It has been more than a decade since the last major global nuclear disaster, the meltdown of Japan’s Fukushima Daiichi Nuclear Power Plant in 2011. However, the the risk of a dangerous nuclear accident remains present, and has been since the development of the first atomic bomb in Los Altos, New Mexico in 1945.
To find the world’s worst nuclear accident, 24/7 Wall St. reviewed several online sources to list accidents rated Level 4 or higher, according to the International Nuclear and Radiological Event Scale, or INES. Nuclear accidents are assigned a level ranging from zero to 10 by a scale developed in 1990 by the International Atomic Energy Agency and the Nuclear Energy Agency of the Organization for Economic Co-operation and Development. Our list does not include military-related accidents and is in chronological order.
According to the U.S. Energy Information Association, there are 31 countries with nuclear power reactors that generate 10.3% of the world’s electricity. In the U.S., there are 94 reactors operating in 30 states that produce almost 20% of total annual electricity generation. Though nuclear power does not produce carbon dioxide, it does generate nuclear waste, and these materials can remain radioactive and dangerous to people for thousands of years. (These are America’s oldest nuclear power plants.)
There have been very few serious nuclear incidents in the U.S. The most concerning was the accident at Three Mile Island in Pennsylvania in 1979, an incident that eerily followed the release of the nuclear-accident film “The China Syndrome” several weeks earlier. (Here are nuclear mixups that almost started World War III.)
Nuclear accidents have occurred for a variety of reasons such as miscalculations involving experiments or tests, human error, or a flawed design at some of the facilities. In one case, an old radiotherapy device stolen by scavengers from a Brazilian hospital was mishandled by many people, killing four of them.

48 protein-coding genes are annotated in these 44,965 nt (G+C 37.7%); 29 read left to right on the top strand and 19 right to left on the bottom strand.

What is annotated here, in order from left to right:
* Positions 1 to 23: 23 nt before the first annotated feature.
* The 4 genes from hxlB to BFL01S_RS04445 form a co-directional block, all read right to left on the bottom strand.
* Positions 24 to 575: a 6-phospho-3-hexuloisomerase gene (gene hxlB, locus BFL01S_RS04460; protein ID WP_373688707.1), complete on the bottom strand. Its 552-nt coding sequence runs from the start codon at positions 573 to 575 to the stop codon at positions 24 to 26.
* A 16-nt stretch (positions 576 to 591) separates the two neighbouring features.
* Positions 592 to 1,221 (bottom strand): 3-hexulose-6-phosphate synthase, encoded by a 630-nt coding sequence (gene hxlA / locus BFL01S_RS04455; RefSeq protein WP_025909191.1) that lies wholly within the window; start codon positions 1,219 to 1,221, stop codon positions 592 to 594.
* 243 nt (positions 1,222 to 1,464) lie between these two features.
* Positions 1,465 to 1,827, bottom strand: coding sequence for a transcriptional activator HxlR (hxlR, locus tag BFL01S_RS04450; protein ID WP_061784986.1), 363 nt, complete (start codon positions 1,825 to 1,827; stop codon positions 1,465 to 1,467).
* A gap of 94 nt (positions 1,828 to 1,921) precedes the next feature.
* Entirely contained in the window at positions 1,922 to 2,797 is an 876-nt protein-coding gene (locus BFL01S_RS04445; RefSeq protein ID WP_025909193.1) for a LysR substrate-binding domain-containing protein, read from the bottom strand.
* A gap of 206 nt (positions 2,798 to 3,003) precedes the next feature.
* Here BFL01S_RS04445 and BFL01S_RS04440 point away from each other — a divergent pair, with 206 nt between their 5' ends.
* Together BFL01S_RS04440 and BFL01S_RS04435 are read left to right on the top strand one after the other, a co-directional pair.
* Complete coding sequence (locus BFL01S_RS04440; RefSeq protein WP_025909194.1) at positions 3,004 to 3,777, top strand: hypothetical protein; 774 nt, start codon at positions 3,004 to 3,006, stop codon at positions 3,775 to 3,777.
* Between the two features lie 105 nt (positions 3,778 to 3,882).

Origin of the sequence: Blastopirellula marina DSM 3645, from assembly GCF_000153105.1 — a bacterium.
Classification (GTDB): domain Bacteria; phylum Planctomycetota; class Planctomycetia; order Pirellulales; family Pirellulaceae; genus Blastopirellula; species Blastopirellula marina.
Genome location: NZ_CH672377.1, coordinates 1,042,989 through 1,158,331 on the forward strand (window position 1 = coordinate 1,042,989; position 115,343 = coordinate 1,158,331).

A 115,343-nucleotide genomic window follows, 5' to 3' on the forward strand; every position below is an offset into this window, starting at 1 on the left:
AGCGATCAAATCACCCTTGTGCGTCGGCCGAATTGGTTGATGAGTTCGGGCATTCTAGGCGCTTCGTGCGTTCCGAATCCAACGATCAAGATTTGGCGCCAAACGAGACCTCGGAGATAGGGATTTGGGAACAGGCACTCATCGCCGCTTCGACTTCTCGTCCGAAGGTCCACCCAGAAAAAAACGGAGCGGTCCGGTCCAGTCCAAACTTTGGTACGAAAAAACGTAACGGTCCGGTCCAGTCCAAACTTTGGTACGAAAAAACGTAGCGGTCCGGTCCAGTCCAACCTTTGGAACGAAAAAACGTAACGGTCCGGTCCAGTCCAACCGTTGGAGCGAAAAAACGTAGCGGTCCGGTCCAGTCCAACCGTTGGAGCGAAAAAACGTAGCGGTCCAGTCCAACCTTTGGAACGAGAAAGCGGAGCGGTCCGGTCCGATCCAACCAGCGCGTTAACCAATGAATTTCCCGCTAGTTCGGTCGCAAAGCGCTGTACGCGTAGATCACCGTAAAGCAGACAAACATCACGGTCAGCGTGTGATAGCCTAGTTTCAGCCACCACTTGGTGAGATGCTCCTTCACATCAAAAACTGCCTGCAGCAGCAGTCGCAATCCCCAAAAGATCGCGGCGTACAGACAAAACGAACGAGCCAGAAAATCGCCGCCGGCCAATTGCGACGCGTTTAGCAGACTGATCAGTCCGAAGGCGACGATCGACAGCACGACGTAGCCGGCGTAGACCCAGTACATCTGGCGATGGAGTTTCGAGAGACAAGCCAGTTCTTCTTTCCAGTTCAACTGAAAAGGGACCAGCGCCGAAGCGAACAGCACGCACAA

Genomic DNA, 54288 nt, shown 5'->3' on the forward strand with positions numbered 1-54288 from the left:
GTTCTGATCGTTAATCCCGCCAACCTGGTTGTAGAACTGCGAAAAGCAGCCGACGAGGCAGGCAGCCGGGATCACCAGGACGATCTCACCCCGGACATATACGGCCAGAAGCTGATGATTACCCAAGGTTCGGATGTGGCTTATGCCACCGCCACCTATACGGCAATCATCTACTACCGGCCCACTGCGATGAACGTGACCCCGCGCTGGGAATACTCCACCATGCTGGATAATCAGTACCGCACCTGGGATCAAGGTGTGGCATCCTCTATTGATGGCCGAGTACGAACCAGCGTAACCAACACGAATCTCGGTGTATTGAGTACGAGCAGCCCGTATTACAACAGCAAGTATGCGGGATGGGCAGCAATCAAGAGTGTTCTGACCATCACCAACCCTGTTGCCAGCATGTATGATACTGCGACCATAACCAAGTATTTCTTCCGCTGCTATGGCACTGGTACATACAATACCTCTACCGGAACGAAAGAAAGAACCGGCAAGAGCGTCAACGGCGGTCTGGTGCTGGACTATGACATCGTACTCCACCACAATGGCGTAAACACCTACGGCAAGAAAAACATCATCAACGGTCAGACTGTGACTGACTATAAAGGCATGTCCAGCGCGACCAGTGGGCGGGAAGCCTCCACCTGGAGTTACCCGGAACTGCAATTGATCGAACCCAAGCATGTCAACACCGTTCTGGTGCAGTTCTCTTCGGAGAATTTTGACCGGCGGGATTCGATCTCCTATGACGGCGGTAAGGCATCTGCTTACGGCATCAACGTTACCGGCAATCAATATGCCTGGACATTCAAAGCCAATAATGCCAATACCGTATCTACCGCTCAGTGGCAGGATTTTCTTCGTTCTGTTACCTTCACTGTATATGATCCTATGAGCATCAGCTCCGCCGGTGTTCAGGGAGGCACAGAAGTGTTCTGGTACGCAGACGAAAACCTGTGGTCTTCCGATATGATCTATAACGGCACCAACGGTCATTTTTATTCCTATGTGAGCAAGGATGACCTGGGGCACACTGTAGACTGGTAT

The two worst nuclear accidents in history were the Fukushima Daiichi Nuclear Power Plant in Fukushima, Japan, in 2011 and Chernobyl in Pripyat, Ukraine, in 1986. Both were Level-7 incidents.
In Fukushima, the cause of the accident was an earthquake, which unleashed a tsunami more than twice as high as the plant was designed to withstand, disabling backup generators and shutting down the reactor cooling systems. This led to hydrogen explosions and radiation that contaminated the area around the plant and caused the evacuation of about 500,000 people.
The Chernobyl accident occurred when a power surge during a reactor systems test produced an explosion and workers did not take adequate measures. Two died that night and more later as a result of the radiation that also escaped into the atmosphere over western Soviet Union and Europe. About 220,000 people had to be relocated as the Soviet Union created the Chernobyl Exclusion Zone in the surrounding contaminated area (about 1,500 sq. miles).